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Environment

Debate Continues to Swirl Around Clean Power Plan

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Valley Power Plant stacks in Milwaukee at sunrise.

EPA regional administrator Susan Hedman has made multiple trips to Wisconsin during the evolution of the Clean Power Plan. Wednesday in Milwaukee, more than 80 people wanted to hear what she had to say.

Released in its final form in August, the Clean Power Plan is designed to reduce carbon emissions in the United States. Hedman says the EPA anticipates slashing emissions at existing power plants 32 percent by the year 2030.

Two dozen states,  including Wisconsin, have filed suit to try to halt the regulation.

Despite the pushback, Hedman maintains her agency is acting comfortably within its authority under the Clean Air Act, to impose new pollution limits on power plants.

“There are huge costs if we don’t reduce our carbon emissions, in terms of flooding, increased health impacts and so we need to look at the whole picture,” Hedman says.

Hedman says some critics are overestimating the cost of reducing Co2 emissions.

“In addition the Clean Power Plan is going to be a major incentive for technical innovation. We’ve already seen the solar and wind industry taking off and also the business opportunity for combined heat and power in a state like Wisconsin are huge,” Hedman says.

Local businessman Thomas Schroeder is ”laser beam” focused on innovation.

He says he’s working with a physicist who has perfected and patented a “wave generator,” and Schroeder is about to talk it up in Europe.

“It takes the waves and it generates electricity and it works. The electric company in France is very interested and they want to know how soon they can get three of them,” Schroeder says.

Schroeder says waves may not be Wisconsin’s energy solution but possibilities abound.

“It’s there. You’ve got to think about how you’re going to get that technology. And just cast aside, saying ‘nah, I don’t want to do that. I want to sue, I want to fight.’ Let’s stop the fighting, let’s stop the suing. Let’s all work together to help the problem get solved,” Schroeder says.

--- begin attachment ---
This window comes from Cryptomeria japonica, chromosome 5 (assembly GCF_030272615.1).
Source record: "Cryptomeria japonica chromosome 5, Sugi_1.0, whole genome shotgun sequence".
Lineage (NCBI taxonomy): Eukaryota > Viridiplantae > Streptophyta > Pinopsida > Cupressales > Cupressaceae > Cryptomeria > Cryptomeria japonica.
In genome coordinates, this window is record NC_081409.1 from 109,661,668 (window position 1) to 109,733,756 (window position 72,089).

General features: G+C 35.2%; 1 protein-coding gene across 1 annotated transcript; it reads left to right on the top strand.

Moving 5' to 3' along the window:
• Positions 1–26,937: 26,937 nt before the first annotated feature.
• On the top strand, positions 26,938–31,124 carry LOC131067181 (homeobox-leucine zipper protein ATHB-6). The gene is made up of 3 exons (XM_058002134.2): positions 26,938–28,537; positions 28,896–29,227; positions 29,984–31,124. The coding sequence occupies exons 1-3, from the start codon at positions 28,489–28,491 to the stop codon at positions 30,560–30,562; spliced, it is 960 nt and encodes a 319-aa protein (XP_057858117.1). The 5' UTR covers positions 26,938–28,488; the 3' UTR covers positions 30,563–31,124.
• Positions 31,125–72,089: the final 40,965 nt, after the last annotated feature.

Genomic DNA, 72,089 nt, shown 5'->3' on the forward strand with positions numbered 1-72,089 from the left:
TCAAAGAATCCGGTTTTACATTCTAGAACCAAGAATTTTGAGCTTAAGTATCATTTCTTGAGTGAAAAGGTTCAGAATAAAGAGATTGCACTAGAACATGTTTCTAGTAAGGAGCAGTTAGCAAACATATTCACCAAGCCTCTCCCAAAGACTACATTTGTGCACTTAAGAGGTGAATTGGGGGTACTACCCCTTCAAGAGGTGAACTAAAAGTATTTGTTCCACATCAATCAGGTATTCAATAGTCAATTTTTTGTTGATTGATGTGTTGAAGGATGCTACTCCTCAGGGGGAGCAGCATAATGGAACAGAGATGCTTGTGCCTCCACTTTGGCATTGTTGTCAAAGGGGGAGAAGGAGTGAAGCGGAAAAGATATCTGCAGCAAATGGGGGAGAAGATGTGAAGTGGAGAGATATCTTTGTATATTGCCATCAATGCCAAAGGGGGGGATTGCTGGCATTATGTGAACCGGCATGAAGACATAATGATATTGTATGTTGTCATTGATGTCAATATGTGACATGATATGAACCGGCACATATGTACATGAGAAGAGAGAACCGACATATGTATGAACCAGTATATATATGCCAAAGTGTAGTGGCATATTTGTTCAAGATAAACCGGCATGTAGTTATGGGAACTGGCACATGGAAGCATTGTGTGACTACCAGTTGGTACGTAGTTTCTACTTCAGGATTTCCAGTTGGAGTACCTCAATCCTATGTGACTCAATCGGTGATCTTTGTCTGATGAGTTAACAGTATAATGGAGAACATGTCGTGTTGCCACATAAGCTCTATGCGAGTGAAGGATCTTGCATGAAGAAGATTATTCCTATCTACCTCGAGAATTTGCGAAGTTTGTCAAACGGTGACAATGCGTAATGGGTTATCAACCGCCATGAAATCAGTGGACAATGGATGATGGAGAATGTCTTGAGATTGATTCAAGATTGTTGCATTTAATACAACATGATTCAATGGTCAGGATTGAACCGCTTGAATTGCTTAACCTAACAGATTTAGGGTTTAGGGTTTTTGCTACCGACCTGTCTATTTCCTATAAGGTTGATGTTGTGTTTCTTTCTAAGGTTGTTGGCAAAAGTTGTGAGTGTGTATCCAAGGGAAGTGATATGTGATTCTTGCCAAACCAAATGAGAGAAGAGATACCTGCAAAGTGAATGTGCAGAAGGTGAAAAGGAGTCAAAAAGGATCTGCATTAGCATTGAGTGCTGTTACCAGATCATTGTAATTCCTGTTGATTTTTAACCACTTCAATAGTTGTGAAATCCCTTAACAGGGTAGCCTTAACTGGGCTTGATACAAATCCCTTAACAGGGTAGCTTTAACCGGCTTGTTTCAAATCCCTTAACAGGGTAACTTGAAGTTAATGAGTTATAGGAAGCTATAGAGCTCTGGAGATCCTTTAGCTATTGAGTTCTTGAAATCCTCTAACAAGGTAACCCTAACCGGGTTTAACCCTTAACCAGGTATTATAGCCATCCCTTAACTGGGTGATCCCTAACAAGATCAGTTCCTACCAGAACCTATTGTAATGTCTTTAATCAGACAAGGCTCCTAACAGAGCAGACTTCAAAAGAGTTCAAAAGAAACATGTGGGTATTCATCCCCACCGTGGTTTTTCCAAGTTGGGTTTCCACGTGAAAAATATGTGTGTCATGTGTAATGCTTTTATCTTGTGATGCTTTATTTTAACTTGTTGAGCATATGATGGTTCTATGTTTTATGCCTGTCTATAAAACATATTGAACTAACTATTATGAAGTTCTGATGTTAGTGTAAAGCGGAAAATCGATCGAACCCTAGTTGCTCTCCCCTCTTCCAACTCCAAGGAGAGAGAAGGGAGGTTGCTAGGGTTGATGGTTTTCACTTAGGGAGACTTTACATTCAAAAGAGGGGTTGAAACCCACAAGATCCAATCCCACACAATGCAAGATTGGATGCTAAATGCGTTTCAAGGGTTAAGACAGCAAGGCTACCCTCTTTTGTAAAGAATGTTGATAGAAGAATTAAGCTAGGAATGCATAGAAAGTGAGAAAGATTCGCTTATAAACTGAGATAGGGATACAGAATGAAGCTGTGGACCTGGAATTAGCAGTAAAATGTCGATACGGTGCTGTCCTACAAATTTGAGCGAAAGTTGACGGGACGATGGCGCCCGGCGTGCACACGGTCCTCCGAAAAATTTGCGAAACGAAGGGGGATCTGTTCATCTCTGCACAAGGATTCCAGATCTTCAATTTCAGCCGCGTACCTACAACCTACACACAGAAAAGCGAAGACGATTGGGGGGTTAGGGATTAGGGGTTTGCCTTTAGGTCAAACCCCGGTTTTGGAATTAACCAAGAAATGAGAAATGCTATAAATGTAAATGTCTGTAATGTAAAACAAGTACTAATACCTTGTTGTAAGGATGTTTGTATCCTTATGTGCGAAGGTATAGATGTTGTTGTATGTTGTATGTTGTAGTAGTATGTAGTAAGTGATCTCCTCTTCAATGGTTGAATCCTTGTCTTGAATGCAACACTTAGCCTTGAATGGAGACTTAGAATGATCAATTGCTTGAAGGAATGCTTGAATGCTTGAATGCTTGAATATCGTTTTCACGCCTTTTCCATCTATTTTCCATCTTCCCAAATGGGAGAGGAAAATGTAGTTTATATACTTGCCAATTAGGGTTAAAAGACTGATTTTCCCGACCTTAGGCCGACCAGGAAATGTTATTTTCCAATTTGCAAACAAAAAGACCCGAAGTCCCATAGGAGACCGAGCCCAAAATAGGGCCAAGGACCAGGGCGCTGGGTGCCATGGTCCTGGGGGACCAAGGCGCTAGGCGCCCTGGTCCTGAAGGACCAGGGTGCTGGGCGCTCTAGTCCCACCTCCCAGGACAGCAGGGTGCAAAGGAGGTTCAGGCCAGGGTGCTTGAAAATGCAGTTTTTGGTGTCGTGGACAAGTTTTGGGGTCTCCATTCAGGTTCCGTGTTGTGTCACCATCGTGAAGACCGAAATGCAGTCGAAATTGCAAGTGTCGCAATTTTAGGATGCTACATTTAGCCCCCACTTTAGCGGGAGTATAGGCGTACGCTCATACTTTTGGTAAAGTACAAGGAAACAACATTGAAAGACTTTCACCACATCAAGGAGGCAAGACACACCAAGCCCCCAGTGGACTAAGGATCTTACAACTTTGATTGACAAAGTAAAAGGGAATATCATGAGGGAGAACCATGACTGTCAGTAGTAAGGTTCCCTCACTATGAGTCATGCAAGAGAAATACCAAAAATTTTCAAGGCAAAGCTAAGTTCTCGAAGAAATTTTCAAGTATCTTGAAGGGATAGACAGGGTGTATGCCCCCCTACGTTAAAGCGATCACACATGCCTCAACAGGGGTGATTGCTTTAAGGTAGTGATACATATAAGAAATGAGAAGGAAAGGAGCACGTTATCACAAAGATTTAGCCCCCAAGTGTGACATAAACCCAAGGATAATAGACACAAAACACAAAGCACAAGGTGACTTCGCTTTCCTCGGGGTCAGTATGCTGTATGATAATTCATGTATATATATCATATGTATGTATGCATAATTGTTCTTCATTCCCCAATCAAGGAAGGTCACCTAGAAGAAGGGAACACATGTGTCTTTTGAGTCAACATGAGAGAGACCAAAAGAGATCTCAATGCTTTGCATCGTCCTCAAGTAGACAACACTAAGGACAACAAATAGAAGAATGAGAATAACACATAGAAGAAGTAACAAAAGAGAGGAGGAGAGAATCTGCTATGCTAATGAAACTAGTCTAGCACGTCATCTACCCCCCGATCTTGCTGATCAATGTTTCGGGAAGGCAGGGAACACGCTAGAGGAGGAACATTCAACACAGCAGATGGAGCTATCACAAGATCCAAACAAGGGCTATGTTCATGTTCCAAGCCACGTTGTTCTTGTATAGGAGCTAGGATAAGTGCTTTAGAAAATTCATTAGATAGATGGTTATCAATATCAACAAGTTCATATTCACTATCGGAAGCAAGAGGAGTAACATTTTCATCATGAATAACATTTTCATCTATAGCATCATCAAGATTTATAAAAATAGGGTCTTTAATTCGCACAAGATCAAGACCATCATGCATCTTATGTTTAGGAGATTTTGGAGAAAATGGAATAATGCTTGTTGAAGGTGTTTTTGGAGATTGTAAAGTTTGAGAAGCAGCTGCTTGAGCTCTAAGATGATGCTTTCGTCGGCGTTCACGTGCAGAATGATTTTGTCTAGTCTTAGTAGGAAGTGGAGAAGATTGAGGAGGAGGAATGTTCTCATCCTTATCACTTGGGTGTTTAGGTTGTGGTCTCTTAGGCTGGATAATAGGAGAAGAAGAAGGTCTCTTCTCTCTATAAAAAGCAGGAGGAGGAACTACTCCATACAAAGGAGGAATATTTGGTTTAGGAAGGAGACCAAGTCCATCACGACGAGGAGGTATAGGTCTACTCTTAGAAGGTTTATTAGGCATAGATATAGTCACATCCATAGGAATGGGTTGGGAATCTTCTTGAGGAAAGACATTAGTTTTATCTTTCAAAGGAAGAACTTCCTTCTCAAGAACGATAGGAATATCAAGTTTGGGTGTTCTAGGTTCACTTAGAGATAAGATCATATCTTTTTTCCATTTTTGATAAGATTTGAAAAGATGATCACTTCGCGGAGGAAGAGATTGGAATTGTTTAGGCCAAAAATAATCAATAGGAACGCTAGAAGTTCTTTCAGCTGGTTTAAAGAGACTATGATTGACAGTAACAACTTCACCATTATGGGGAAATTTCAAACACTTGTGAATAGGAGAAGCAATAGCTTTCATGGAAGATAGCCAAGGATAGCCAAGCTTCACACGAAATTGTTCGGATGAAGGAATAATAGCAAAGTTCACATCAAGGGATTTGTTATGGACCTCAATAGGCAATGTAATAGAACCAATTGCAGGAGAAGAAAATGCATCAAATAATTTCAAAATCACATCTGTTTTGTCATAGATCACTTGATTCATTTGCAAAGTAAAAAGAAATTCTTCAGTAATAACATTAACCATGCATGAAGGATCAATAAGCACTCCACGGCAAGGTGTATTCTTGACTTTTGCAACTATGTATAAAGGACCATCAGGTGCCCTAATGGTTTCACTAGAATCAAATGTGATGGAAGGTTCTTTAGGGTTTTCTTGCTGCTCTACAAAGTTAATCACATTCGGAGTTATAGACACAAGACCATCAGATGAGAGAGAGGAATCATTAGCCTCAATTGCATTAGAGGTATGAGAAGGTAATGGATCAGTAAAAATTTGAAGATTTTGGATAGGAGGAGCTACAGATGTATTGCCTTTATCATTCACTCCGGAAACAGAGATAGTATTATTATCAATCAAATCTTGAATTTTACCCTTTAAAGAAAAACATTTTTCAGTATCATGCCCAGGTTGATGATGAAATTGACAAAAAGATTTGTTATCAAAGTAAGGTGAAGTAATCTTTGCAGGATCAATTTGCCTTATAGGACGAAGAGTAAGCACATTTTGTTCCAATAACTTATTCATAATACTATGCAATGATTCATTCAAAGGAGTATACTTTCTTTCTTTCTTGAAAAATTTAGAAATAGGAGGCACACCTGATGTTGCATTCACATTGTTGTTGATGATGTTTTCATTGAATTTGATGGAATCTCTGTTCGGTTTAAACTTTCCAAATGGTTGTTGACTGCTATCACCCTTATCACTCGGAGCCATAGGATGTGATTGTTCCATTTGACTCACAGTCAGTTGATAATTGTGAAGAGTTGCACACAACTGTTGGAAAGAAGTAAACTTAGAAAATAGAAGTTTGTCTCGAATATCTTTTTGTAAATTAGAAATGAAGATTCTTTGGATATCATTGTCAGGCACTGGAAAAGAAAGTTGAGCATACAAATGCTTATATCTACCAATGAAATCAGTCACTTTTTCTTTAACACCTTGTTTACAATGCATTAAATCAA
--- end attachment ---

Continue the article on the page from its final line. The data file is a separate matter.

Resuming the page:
Oscar Bloch says he can understand the concerns of Wisconsin utilities, but hopes they push forward anyway. He used to work as a regulator with the Wisconsin Public Service Commission.

“For several years utilities have been in a turmoil about which direction to take in future as a business. Some people perceive that as a threat in other words they’re saying, disruptive competition from distributed generation with renewable energy even competition from too much energy efficiency lowers their revenues,” Bloch says.

Many manufacturers here also worry about how the Clean Power Plan might impact their bottom line – if they have to pay more for the energy they need.

Patrick Henderson is director of government affairs for QuadGraphics.

He did not get answers on Wednesday.

“I have no greater clarity of how I should go back with our energy folks and our scheduling folks who are scheduling jobs around the country the print work to be able to tell them we’re going to have an advantage in this part of the country or that part of the country,” Henderson says.

The printing company was born in Wisconsin, but now operates in 28 states.

“We’re going to continue to invest in Wisconsin. We just announced 500 new jobs in Wisconsin. A press just went on line a month ago. Now we just have to hope that policy doesn’t go in the wrong direction and hurt our investment,” Henderson says.

Henderson says QuadGraphics already pays higher energy costs in Wisconsin than in other states.

And while the EPA says states will need to begin meeting new emission limits starting in 2022, Wis' Attorney General's office insists the Clean Power Plan is detrimental to the state's economy.

The debate won't end any time soon.

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